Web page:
© Rogelio Agrasábchez Jr., 2008

Esther Fernández (1920-1999) was a famous Mexican actress during the Golden Age of Mexican cinema.  Afterwards, she became an amateur painter.

I met Miss Esther Fernández the night of a tribute to pioneer filmmaker Miguel Zacarías, in 1990.  Her unassuming manners impressed me, all the more since she had been a celebrated beauty and one of the most famous actresses of Mexican cinema.  After talking to her briefly, Miss Fernández kindly agreed to an interview the following week.

For one reason or another, it was until May 1991 that our first interview took place.  I arrived at her home with much expectation.  When she opened the door to me, her slender and tall figure struck me anew.  The seventy-year-old lady politely shook my hand and led me to her living room.  I wondered at the walls of a mid-size room decorated with many paintings, some of them done by Miss Fernández herself.  Before starting our conversation, she offered me a cup of decaf and then sat down near one of her portraits on the wall. 

She looked strong and healthy; her beauty still intact.  A long lasting smoking habit had taken its toll on her voice, which sounded much lower than in her younger days.  Enthusiastically, she announced she had decided to quit smoking.  I then asked her to tell me the story and anecdotes of her rise to stardom.  The once acclaimed ”Crucita“ of Allá en el Rancho Grande, whose charming beauty attracted scores of admirers, began her narration.

Esther Fernández González was born in 1920 in Mascota, a small town in the Mexican State of Jalisco.  When the Cristero rebellion broke out, her mother decided to sell their house, including the furniture.  The family immediately left town, afraid of the increasing violence.  Young Esther went north to the city of Saltillo, Coahuila, where she attended school.  A year later she joined her mother in Mexico City.  One of her aunts, Aurora Bermúdez, worked as an extra at the films studios and sometimes landed important roles.  She convinced Esther to participate as an extra in La mujer del puerto, in 1933.  Because of her stunning looks, Esther was very soon offered bit roles, the camera closing up her lovely face.  But she rejected them on account of her shyness.  Esther’s friends mockingly called her an obtuse.  Finally, one day she resolved to put an end to the ridicule and took a chance.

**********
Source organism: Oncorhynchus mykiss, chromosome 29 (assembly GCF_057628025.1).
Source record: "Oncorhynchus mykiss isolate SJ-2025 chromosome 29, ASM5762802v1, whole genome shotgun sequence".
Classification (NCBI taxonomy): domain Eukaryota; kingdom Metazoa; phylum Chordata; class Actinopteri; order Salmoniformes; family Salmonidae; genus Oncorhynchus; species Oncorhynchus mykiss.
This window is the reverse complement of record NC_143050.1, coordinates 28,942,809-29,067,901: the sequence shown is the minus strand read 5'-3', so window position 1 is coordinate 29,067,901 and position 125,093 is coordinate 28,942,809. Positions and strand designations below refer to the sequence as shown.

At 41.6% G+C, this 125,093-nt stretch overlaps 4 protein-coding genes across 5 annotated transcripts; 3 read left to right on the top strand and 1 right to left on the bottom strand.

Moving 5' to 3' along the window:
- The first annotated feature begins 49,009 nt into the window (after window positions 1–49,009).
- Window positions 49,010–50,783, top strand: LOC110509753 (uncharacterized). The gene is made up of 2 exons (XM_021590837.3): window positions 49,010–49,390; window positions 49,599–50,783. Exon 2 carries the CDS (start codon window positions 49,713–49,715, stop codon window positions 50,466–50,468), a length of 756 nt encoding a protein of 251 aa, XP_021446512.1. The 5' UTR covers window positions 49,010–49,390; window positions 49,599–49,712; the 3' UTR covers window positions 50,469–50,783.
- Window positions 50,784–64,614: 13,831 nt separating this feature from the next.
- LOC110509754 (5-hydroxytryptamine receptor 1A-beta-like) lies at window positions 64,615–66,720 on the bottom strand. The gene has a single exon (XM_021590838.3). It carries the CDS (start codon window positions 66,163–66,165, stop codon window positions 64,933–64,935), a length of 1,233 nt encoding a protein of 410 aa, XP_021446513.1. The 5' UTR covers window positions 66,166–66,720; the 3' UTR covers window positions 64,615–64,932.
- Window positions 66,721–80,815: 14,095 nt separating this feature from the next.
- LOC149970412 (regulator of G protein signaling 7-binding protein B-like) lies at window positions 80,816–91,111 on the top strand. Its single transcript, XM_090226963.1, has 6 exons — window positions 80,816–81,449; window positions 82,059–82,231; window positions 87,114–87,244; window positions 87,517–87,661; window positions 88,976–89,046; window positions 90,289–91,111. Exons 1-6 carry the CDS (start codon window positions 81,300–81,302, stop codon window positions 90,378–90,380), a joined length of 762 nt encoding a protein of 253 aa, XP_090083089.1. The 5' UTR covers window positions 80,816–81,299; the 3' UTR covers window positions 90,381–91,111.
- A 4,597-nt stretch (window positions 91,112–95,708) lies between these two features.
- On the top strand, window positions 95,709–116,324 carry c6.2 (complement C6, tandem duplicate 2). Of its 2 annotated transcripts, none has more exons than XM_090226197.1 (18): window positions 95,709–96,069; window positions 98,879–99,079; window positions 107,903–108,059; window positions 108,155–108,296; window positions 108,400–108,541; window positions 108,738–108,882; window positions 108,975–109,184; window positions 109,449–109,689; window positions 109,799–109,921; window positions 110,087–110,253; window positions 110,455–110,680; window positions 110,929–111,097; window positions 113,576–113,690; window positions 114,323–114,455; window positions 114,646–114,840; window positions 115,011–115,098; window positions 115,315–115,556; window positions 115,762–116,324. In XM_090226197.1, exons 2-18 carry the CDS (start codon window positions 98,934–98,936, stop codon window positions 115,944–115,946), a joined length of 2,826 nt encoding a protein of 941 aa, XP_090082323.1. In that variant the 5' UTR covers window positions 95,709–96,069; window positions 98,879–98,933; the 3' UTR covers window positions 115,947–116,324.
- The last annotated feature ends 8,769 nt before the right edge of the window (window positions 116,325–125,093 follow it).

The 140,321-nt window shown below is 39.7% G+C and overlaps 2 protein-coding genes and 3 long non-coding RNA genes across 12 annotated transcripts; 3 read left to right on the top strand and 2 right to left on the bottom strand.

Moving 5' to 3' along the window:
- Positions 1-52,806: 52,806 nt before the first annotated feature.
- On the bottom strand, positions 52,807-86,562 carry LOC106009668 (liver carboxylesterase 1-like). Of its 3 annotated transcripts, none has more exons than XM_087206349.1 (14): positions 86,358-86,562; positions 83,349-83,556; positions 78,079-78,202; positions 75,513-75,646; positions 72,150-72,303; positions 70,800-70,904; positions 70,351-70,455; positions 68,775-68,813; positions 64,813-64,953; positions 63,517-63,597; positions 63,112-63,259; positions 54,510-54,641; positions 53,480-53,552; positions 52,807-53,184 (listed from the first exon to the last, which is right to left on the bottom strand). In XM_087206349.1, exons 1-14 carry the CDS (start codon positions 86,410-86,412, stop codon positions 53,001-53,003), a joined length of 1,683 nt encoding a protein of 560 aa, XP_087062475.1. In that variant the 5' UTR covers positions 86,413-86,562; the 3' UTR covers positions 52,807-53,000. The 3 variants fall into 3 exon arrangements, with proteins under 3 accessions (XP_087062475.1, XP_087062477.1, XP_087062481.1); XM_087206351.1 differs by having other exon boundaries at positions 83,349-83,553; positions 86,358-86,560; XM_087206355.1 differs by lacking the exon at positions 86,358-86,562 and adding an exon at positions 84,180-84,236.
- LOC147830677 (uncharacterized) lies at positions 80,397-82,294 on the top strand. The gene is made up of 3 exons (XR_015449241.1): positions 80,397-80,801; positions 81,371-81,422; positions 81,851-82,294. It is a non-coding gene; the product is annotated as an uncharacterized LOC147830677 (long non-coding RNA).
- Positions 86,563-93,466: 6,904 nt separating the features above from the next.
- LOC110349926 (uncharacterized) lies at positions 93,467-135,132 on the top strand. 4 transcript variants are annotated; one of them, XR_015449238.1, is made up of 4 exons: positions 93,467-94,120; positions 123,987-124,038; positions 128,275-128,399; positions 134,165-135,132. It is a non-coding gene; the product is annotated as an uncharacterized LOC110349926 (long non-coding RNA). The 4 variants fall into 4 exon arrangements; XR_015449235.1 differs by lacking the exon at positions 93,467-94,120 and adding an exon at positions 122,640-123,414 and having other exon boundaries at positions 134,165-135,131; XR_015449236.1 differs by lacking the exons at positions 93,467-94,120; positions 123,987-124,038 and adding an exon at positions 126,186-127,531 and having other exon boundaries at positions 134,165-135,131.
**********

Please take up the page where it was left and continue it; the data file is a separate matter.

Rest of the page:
In 1936, director Fernando de Fuentes was looking for a fresh actress for the leading female role in his next film, Allá en el Rancho Grande.  He had appointed Tito Guízar, already famous in the United States as a singer, to be the leading actor in the movie. When De Fuentes saw Esther Fernández, he knew he had found the perfect ”Crucita“.  But Miss Fernández had not developed any acting skills yet.  To the rescue came director Miguel Zacarías, who volunteered to coach her.  In fact, he did more: young Miss Fernández was cast as the leading lady in Zacarías’s current movie, a thriller entitled El baúl macabro.

For this film, the sixteen-year-old actress worked hard to overcome her shyness, coming out victorious after the challenge.  Miss Fernández remembered that, in order to have her scream in a horror sequence, director Miguel Zacarías put ice on her stripped back.  Yet, Zacarías could not persuade her to kiss actor René Cardona on the lips.  Instead, the love scene was symbolized by showing only the couple’s interlocked feet at the side of a grand piano.  All in all, her performance was satisfactory and Esther Fernández began to prepare to play ”Crucita“.

The innocence that Esther Fernández imparted to her roles sprung up naturally and with no effort on her part.  This freshness is quite evident in all her films, beginning with the above mentioned Allá en el Rancho Grande.  In this rural comedy, she played a naïve peasant girl, ”Crucita“, to whom the owner of the ranch (René Cardona) and his foreman (Tito Guízar) are attracted.  Cardona does not know that Crucita is the foreman’s fiancée and, influenced by a wretched old hag (Emma Roldán), he tries to seduce the young girl.  A quarrel arises between the two ranchers but in the end the truth is revealed and Crucita is reconciled with the foreman.  The movie has enjoyable songs and plenty of humor provided by Carlos López Chaflán, an excellent comedian playing the no-good, drunkard fiancé of Emma Roldán’s.  Because it was a big success, Allá en el Rancho Grande gave a tremendous impulse to the careers of those involved in the project.